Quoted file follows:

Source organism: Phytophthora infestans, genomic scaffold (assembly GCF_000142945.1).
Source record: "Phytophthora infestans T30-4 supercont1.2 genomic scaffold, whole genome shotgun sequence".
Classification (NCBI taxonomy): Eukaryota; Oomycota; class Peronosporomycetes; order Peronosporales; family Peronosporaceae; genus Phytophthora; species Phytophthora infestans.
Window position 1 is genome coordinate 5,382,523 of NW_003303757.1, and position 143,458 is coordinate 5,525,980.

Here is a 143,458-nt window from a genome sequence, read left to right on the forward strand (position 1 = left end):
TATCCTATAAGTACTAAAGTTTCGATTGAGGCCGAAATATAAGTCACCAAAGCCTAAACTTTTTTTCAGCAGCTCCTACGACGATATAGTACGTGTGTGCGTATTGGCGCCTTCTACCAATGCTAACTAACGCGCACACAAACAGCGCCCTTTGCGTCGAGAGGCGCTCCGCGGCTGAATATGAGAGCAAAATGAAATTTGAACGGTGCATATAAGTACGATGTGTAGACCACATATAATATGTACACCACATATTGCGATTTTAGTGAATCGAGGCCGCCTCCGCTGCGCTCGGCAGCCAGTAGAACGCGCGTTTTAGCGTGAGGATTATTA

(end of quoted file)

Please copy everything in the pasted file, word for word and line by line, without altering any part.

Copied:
Source organism: Phytophthora infestans, genomic scaffold (assembly GCF_000142945.1).
Source record: "Phytophthora infestans T30-4 supercont1.2 genomic scaffold, whole genome shotgun sequence".
Classification (NCBI taxonomy): Eukaryota; Oomycota; class Peronosporomycetes; order Peronosporales; family Peronosporaceae; genus Phytophthora; species Phytophthora infestans.
Window position 1 is genome coordinate 5,382,523 of NW_003303757.1, and position 143,458 is coordinate 5,525,980.

Here is a 143,458-nt window from a genome sequence, read left to right on the forward strand (position 1 = left end):
TATCCTATAAGTACTAAAGTTTCGATTGAGGCCGAAATATAAGTCACCAAAGCCTAAACTTTTTTTCAGCAGCTCCTACGACGATATAGTACGTGTGTGCGTATTGGCGCCTTCTACCAATGCTAACTAACGCGCACACAAACAGCGCCCTTTGCGTCGAGAGGCGCTCCGCGGCTGAATATGAGAGCAAAATGAAATTTGAACGGTGCATATAAGTACGATGTGTAGACCACATATAATATGTACACCACATATTGCGATTTTAGTGAATCGAGGCCGCCTCCGCTGCGCTCGGCAGCCAGTAGAACGCGCGTTTTAGCGTGAGGATTATTA